Make sure children cannot reach any moving parts that might pinch or trap any body part.

Parents should supervise children on play equipment to make sure they are safe.

BICYCLE SAFETY

Do not push your child to ride a 2-wheeled bike until he or she is ready, at about age 5 or 6. Consider the child's coordination and desire to learn to ride. Stick with coaster (foot) brakes until your child is older and more experienced for hand brakes.

Take your child with you when you shop for the bike, so that he or she can try it out. The value of a properly fitting bike far outweighs the value of surprising your child with a new bike.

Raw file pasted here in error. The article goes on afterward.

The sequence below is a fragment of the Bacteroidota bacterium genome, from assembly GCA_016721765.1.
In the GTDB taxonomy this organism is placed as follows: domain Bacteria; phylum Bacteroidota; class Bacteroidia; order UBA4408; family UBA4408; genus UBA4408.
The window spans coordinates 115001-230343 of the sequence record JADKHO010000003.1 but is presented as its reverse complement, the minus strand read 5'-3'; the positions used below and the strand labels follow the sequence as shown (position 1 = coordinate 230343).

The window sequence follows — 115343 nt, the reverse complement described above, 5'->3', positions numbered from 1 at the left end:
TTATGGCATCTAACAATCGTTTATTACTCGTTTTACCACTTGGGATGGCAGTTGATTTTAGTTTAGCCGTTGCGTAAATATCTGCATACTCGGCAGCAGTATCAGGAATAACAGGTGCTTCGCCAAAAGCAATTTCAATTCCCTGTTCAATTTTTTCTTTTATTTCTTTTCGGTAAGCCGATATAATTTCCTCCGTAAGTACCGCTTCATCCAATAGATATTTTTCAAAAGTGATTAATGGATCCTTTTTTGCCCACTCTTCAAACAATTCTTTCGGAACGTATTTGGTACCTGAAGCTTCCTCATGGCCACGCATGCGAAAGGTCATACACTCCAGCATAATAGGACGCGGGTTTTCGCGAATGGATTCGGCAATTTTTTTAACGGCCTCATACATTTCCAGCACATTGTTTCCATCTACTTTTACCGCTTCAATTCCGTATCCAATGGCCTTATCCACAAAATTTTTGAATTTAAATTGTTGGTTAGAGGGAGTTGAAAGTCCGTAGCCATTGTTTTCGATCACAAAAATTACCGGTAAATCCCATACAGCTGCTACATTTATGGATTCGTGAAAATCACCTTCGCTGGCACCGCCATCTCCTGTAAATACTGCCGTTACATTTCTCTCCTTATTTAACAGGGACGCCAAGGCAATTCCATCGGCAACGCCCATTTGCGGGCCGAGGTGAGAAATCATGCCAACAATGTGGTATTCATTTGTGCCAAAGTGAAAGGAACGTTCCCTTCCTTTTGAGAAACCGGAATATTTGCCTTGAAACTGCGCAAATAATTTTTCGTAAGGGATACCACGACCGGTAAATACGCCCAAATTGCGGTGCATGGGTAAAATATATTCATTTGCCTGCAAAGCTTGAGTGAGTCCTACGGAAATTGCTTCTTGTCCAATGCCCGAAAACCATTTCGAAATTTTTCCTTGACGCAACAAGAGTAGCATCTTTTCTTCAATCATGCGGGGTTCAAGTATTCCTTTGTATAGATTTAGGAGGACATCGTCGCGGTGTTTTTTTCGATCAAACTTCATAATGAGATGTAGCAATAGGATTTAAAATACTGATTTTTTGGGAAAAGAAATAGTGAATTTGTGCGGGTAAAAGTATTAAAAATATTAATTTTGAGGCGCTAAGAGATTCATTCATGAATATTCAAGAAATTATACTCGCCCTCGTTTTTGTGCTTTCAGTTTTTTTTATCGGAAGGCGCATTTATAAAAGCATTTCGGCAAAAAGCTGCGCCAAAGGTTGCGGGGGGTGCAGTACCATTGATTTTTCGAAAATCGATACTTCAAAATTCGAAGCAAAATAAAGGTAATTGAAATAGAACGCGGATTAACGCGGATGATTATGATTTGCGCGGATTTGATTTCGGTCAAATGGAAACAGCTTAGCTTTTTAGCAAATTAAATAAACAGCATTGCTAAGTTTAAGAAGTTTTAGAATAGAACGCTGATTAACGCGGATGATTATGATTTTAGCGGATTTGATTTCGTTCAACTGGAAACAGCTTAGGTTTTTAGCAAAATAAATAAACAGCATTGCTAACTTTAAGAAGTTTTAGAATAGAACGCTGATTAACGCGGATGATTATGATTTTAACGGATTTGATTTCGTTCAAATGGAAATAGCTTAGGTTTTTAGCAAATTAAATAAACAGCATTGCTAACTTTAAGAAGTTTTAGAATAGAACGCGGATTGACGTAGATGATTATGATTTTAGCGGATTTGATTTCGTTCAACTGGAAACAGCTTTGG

Buy a bike that is the right size, not one your child has to "grow into." Oversized bikes are especially dangerous.

Your child needs to wear a helmet on every bike ride, no matter how short or how close to home. Many accidents happen in driveways, on sidewalks, and on bike paths, not just on streets. Children learn best by observing you. Whenever you ride your bike, put on your helmet.

When purchasing a helmet, look for a label or sticker that says the helmet meets the CPSC safety standard.

A helmet protects your child from serious injury, and should always be worn. And remember, wearing a helmet at all times helps children develop the helmet habit.

A helmet should be worn so that it is level on the head, not tipped forwards or backwards. The strap should be securely fastened, and you should not be able to move the helmet in any direction. If needed, the helmet's sizing pads can help improve the fit.